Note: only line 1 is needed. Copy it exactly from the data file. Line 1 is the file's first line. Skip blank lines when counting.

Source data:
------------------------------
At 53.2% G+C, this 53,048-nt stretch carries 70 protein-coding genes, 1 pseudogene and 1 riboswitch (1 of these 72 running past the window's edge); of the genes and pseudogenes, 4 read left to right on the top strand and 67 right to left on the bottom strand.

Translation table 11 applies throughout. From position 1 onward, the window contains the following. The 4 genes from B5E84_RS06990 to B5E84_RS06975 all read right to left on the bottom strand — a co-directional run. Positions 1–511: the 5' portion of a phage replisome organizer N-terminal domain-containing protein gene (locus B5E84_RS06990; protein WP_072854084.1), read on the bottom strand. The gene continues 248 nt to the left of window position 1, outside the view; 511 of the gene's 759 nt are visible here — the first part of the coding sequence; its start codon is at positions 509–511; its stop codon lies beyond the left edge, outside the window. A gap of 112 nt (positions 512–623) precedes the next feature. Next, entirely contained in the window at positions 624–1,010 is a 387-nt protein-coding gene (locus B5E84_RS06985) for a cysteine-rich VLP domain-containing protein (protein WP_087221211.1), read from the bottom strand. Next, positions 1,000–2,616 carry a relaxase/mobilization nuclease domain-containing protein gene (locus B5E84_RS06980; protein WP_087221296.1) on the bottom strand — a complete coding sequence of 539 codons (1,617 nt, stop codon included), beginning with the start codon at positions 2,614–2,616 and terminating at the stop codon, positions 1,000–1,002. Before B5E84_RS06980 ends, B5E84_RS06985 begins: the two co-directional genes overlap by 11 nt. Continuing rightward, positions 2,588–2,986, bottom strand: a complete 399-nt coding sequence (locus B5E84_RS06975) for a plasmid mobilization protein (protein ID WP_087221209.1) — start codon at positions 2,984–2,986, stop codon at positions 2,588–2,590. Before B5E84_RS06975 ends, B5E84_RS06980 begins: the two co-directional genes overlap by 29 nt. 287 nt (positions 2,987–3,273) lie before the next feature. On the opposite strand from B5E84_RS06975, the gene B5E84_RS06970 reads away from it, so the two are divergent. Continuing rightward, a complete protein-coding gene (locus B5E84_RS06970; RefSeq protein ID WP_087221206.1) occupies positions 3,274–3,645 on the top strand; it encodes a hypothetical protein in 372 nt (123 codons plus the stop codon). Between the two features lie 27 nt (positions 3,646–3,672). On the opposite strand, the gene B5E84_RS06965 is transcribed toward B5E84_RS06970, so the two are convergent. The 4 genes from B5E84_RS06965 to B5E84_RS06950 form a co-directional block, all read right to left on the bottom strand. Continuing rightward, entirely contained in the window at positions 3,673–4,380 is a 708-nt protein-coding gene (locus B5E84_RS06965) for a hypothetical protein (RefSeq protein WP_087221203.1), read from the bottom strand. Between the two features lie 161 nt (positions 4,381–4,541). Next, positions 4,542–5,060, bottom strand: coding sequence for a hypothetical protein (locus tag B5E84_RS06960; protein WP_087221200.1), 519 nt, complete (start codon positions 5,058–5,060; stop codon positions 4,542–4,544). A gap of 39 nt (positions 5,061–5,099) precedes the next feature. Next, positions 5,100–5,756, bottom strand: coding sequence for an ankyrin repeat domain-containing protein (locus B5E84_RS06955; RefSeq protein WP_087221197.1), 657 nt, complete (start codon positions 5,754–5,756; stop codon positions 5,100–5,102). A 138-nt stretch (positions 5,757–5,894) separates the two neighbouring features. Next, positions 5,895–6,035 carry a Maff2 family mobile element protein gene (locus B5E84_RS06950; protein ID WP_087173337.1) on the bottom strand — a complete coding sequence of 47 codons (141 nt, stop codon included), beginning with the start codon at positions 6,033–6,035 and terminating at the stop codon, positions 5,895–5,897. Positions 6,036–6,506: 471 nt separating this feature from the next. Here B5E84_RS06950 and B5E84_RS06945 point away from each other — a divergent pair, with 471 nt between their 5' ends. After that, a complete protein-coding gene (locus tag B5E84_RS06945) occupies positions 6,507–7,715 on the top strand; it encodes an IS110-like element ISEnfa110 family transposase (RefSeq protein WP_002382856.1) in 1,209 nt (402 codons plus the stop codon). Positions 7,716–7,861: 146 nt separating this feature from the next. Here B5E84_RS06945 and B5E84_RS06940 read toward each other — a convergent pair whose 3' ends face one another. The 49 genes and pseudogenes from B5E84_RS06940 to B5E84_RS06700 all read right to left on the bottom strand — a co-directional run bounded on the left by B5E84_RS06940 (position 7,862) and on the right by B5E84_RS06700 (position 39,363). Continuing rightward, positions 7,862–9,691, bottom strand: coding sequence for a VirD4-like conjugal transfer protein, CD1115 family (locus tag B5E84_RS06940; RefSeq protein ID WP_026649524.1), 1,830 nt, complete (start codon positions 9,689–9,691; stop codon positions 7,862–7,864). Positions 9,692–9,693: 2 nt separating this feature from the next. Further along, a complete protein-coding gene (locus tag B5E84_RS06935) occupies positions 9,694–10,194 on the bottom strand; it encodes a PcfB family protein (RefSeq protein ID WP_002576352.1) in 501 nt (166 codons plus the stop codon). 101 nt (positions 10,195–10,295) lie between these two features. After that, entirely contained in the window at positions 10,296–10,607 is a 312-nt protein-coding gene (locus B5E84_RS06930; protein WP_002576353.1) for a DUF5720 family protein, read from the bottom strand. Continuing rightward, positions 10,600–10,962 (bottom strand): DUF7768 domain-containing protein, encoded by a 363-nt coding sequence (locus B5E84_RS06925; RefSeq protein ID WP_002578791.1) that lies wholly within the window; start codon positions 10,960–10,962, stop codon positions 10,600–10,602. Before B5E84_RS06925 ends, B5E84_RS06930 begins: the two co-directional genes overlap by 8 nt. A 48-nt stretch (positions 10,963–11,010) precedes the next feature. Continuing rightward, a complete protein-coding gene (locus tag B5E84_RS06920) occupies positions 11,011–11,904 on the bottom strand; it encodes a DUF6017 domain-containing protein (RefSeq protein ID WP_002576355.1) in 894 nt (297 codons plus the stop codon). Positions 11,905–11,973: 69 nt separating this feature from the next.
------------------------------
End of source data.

At 53.2% G+C, this 53,048-nt stretch carries 70 protein-coding genes, 1 pseudogene and 1 riboswitch (1 of these 72 running past the window's edge); of the genes and pseudogenes, 4 read left to right on the top strand and 67 right to left on the bottom strand.